A Bridge Still has Value

Recently a friend challenged me on my reading of a popular devotional by Sarah Young, Jesus Calling (2004, Thomas Nelson Inc.)  Since I have referenced at least two of her daily devotions in this blog, I thought I should discuss the book here.  Here is my reply:

Jesus Calling

I re-read the Introduction to Sarah Young’s Jesus Calling plus a few devotionals, listened to Warren Smith’s presentation last year on You Tube about the book (July 24, 2013), and checked out Hank Haanagraf’s remarks from one of his Bible Answer Man broadcasts (November 16, 2012).  I see valid criticisms.  Sarah Young fails to put a clear focus on the sovereignty of God separate from us; by speaking in the first person she blurs the line.  Missing is mention of a clear path to salvation (and the gifts of eternal life in addition to true peace, love, joy, patience, kindness, goodness, gentleness, faithfulness, and self control) that comes only through a personal relationship with Jesus Christ.  She tends to bring God along with her instead of placing God as head of the body of Christ; this is often the sign of a carnal Christian or new believer.  The book also uses metaphors and popular analogies that are not necessarily Biblical to bring the reader into the perspective of how God might view our daily lives.  Her focus on these types of experiences can be problematic for many reasons including misleading a person who tends to be led by emotion instead of the immutable truth of the Word of God.  And lastly, the book does nothing to point a seeker to the Bible, a healthy well-balanced Christian church, fellowship with other believers, or educate him or her on the basic tenants of Christian faith.
If Jesus Calling were a Bible commentary, it would fail.  If Jesus Calling was intended as a tool for evangelism, it would fail.  If Jesus Calling was designed to be used by apologists to defend the faith, they would lose the debate.  While she quotes relevant verses with each devotional, her applications might not be universal to everyone (and Warren Smith knocks down many of them).  Perhaps she could be more accurate.  Perhaps she was taking a little extra literary license to illustrate the softer themes of life represented with verses that are more easily understood?
I am sad that a warm and friendly book that greases the seeker’s heart with a beginning understanding of the nature of God cannot also be more direct about essentials of the Christian faith too.  Perhaps a Max Lucado book would do better?  He uses poetry and prose with loving imagery to reach the broken hearted as well.  Maybe at some level both authors are similar?  You could say that their feel-good books distract a person from delving into the Bible yet they could also give another person a place to go when the Bible is just too intimidating.  A scholarly book (i.e. the Bible or a commentary) and a scathing review by a New Age fear-monger such as Warren Smith, will not comfort the heart of a person in crisis!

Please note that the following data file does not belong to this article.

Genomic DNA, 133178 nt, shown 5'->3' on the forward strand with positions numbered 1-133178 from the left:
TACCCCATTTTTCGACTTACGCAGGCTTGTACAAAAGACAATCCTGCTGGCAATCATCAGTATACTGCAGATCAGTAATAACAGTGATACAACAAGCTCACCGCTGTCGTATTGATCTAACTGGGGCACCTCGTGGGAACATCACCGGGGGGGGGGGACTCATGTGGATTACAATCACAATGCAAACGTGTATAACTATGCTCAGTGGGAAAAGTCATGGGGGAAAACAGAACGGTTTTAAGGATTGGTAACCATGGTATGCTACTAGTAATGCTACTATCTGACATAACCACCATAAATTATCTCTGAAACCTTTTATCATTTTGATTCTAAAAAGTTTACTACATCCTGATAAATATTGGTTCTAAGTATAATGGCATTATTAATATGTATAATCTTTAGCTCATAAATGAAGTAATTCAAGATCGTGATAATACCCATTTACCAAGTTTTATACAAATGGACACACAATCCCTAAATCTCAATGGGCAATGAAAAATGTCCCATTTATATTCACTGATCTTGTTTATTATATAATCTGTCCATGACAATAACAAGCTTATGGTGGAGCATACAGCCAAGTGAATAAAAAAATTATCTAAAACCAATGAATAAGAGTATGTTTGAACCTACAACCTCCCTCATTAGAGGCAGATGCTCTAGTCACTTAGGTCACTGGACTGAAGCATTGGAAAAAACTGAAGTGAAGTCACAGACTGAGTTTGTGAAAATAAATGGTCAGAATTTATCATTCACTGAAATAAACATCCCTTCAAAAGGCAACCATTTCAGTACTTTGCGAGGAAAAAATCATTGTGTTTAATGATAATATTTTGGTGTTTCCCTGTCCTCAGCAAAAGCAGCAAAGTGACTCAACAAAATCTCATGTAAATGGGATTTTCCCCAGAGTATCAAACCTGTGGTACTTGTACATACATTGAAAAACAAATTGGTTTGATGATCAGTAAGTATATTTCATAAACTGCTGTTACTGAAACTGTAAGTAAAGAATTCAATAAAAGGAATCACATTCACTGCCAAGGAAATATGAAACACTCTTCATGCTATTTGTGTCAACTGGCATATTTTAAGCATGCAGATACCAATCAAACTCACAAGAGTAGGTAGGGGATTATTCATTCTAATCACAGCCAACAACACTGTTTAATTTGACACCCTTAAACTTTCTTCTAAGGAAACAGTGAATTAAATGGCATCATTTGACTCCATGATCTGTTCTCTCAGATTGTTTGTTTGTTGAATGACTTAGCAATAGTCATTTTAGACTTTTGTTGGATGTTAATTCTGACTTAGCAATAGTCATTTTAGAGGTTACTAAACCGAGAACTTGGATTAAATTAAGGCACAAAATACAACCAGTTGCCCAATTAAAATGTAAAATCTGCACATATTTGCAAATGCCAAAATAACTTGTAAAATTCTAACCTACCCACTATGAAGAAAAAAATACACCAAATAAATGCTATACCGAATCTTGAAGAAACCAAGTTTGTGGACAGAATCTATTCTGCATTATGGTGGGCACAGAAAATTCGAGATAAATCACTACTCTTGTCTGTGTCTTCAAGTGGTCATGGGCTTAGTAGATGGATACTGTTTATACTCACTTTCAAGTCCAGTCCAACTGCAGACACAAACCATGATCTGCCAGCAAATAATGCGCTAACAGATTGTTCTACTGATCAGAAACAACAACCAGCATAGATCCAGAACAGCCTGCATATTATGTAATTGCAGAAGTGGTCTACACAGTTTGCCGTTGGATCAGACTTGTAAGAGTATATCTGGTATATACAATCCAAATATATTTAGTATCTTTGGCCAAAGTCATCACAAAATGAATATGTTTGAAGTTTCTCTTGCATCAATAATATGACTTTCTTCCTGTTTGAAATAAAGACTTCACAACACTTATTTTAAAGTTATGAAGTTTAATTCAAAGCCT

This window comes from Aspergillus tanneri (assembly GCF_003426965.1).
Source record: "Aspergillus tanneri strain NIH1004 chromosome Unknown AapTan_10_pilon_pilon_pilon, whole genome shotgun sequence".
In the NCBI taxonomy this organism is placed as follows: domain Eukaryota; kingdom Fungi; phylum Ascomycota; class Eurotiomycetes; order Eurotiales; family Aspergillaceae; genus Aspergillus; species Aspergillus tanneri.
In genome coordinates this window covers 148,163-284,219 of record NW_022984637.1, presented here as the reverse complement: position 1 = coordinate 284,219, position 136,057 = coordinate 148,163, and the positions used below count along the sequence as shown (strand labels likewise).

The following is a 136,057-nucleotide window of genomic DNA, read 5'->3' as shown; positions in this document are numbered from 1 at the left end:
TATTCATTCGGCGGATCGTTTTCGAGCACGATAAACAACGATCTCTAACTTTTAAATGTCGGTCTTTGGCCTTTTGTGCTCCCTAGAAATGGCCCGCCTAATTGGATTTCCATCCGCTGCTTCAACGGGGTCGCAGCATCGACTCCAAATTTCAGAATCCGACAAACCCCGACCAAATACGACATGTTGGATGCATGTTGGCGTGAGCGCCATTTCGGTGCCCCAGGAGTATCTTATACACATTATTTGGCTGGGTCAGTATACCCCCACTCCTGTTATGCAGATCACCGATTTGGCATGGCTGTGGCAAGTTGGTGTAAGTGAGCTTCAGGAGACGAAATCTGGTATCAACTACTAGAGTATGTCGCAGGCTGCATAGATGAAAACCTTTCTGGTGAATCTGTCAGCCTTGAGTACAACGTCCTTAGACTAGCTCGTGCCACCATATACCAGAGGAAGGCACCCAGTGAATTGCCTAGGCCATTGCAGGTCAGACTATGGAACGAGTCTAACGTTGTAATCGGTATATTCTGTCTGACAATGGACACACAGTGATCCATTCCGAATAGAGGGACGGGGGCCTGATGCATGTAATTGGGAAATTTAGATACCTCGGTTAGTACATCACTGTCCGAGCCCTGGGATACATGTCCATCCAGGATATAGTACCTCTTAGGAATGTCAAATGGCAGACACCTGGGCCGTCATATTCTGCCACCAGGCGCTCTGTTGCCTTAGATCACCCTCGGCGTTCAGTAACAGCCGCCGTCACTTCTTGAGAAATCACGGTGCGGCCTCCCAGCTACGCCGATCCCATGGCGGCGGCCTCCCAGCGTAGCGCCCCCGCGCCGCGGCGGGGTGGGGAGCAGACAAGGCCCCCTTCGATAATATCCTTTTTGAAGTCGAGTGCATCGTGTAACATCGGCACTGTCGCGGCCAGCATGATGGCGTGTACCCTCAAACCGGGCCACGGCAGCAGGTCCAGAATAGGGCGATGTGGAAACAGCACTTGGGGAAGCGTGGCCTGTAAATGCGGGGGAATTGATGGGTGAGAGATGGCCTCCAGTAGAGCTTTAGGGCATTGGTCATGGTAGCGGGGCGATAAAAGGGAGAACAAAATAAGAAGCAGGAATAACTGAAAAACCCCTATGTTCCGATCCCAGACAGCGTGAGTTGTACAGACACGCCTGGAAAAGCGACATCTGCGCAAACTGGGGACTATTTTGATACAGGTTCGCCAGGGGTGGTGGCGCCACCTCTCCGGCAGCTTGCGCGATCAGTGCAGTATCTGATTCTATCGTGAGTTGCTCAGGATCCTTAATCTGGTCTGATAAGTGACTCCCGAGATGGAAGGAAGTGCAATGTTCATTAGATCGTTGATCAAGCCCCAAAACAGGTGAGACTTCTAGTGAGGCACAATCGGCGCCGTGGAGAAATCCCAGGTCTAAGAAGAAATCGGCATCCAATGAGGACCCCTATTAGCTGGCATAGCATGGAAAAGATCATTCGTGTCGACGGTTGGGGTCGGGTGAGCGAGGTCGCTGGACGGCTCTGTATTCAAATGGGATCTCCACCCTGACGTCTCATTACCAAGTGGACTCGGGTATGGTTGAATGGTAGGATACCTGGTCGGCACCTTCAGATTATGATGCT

Sarah Young’s book could use some other improvements.  I don’t know why her testimony in the beginning does not include a salvation story per se.  Does this mean that she is not saved?  We just don’t know.  Again it is often literary license that an author uses more general terms of faith so as not to scare off wounded seekers that really need Him!  Jesus Calling may still be useful as an introduction to a more personal God for a lost soul who may have been hurt by religion or a skewed view of who He really is.  Seeing how God really does understand, cares about the details of one’s daily life, and is ever near is clear on these pages.  Reading this could help old wounds to heal.  Women often need this most.  Their minds will still need truth so the seeker should not end his or her search with Jesus Calling, however.  The book should have ended with an invitation to a closer relationship with God through His son, Jesus Christ and encourage the reader in his or her next steps as noted in my first paragraph.  It does not.
Is it New Agey?  The fact that Sarah does not go deeper into essential matters of Christian doctrine could make it look like just another feel good book about a generic God.  One might begin to pick apart themes in the devotionals and say that the God in Jesus Calling is not the God of the Bible.  And if the God in the book is not the God of the Bible then it must be about Satan or some New Age alternative that is neither one.  So the next step could be to claim that Jesus Calling is a New Age book because of this and because of its use of terms reflective of popular culture, the New Age movement.  Yes all of this could be true and indirectly move a seeker away from the One true God that he or she had hoped to find in an empty book.  Or maybe not.  I have more faith in the Lord’s plan for those who earnestly seek after Him.  He calls His own.  Her or she will find Him in a babbling brook if that is His will!
Many would criticize my own bridge to faith in Christ that was built through the 12 steps of Al Anon Adult Children of Alcoholics.  The daily devotional, One Day at a Time, is quite vanilla.  The God of the 12 Steps is generic albeit consistent with the basic tenants of a Christian faith from the Bible.  Tis sad that many stop at “recovery” and faith in a Higher Power in these meetings and never find the God of the Bible.  But the Lord had a plan for me from that feel-good experience and used those 9 years for His glory.  I would have never approached the throne of grace had I not healed from so much while sitting around the tables, held in the basement of many churches and not in the sanctuary.
I make two references to Jesus Calling in my eBook, Hope Beyond Lyme:  The First Year.  In the first I quote a nice encouragement Sarah Young gives about:  1) many of us seeing only a part or the “tip of the iceberg” when faced with confusing situations and 2) our needing to trust God for that which we cannot see or comprehend:  mysteries.  The second time I quote the book I name both Mrs. Young’s devotional along with a secular book of comedy as books with some wisdom but that both are second to the Bible.  I wonder if my friend misunderstood me:  Jesus Calling is not my second favorite book!   I read Jesus Calling over these past 2 years when I was in crisis every day and struggled to hold a heavy Bible let alone concentrate on it.  Because it comforted me I included it when writing the eBook.  I read my Bible most days anyways, of course!  The centrality of the Bible for me and for the eBook should be clear by the over twenty passages of scripture quoted and referenced.